If you have lots of raw sewage coming out of your mouth, it’s because there’s a lot of junk down in your heart.

You need to let the Lord do a work in your heart, pouring out His mercy and kindness and washing you clean.

It also wouldn’t hurt to just be quiet a little more.


Twelve Words

Our words can bring trouble, but they can also bring healing as well.
(Prov 12:18 NASB)  There is one who speaks rashly like the thrusts of a sword, But the tongue of the wise brings healing.
Warren Wiersbe suggests we start using “Twelve words that can transform your life”
These words are:
“Thank you”
“I’m sorry”
“I love you”
“I’m praying for you”

:13-18  Godly wisdom

:13 Who is a wise man and endued with knowledge among you? let him show out of a good conversation his works with meekness of wisdom.

wisesophos – wise

endued with knowledgeepistemon – intelligent, experienced, one having the knowledge of an expert

let him showdeiknuo – to show, expose to the eyes; metaph. to give evidence or proof of a thing; to show by words or teach

goodkalos – beautiful, handsome, excellent, eminent, choice, surpassing, precious, useful, suitable, commendable, admirable

conversation anastrophe – manner of life, conduct, behaviour, deportment

worksergon – business, employment, that which any one is occupied; that which one undertakes to do, enterprise, undertaking; any product whatever, any thing accomplished by hand, art, industry, or mind; an act, deed, thing done: the idea of working is emphasised in opp. to that which is less than work

meekness prautes – mildness of disposition, gentleness of spirit, meekness

Meekness toward God is that disposition of spirit in which we accept His dealings with us as good, and therefore without disputing or resisting. In the OT, the meek are those wholly relying on God rather than their own strength to defend them against injustice. Thus, meekness toward evil people means knowing God is permitting the injuries they inflict, that He is using them to purify His elect, and that He will deliver His elect in His time. (#Isa 41:17, Lu 18:1-8) Gentleness or meekness is the opposite to self-assertiveness and self-interest. It stems from trust in God’s goodness and control over the situation. The gentle person is not occupied with self at all. This is a work of the Holy Spirit, not of the human will. (#Ga 5:23)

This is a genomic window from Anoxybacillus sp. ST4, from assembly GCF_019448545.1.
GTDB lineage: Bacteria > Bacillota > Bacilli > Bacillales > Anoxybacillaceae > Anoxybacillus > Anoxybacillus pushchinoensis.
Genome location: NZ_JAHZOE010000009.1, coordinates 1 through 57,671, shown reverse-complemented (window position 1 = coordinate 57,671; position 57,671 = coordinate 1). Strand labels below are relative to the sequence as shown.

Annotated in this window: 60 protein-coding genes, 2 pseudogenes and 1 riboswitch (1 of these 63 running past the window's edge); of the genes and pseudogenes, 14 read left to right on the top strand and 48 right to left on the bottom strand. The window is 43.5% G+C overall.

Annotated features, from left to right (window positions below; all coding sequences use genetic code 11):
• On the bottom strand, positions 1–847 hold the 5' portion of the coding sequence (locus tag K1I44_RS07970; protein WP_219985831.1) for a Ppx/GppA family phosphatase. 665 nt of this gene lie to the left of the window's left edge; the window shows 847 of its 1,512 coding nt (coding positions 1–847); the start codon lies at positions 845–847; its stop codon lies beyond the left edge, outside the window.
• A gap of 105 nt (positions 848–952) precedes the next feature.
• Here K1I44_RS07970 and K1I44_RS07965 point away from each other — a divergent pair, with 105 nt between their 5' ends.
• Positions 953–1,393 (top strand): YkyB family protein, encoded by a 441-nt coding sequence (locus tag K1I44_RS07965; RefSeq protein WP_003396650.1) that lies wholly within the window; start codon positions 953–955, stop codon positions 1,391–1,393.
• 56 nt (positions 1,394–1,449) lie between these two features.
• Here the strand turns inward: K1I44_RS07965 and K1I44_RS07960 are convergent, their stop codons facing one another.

wisdomsophia – wisdom, broad and full of intelligence; used of the knowledge of very diverse matters


Wisdom is shown in a humble life

James started his letter with teaching us to ask for wisdom:
(James 1:5 KJV)  If any of you lack wisdom, let him ask of God, that giveth to all men liberally, and upbraideth not; and it shall be given him.
But just as there can be “good faith” and “bad faith”, there is also “good wisdom” and “bad wisdom”.
How do you know if you should pay attention to a person’s advice or not? 
They may appear to be fairly intelligent, but if their life doesn’t pass a couple of tests, then stay away from what they say.
Is this person “meek”?  Do they have a gentleness about them?

:14 But if ye have bitter envying and strife in your hearts, glory not, and lie not against the truth.

envyingzelos – excitement of mind, ardour, fervour of spirit; zeal, ardour in embracing, pursuing, defending anything; an envious and contentious rivalry, jealousy

bitterpikros – bitter; metaph. harsh, virulent

strife eritheia – electioneering or intriguing for office; apparently, in the NT a courting distinction, a desire to put one’s self forward, a partisan and fractious spirit which does not disdain low arts; partisanship, fractiousness; This word is found before NT times only in Aristotle where it denotes a self-seeking pursuit of political office by unfair means.

glorykatakauchaomai – to glory against, to exult over, to boast one’s self to the injury (of a person or thing)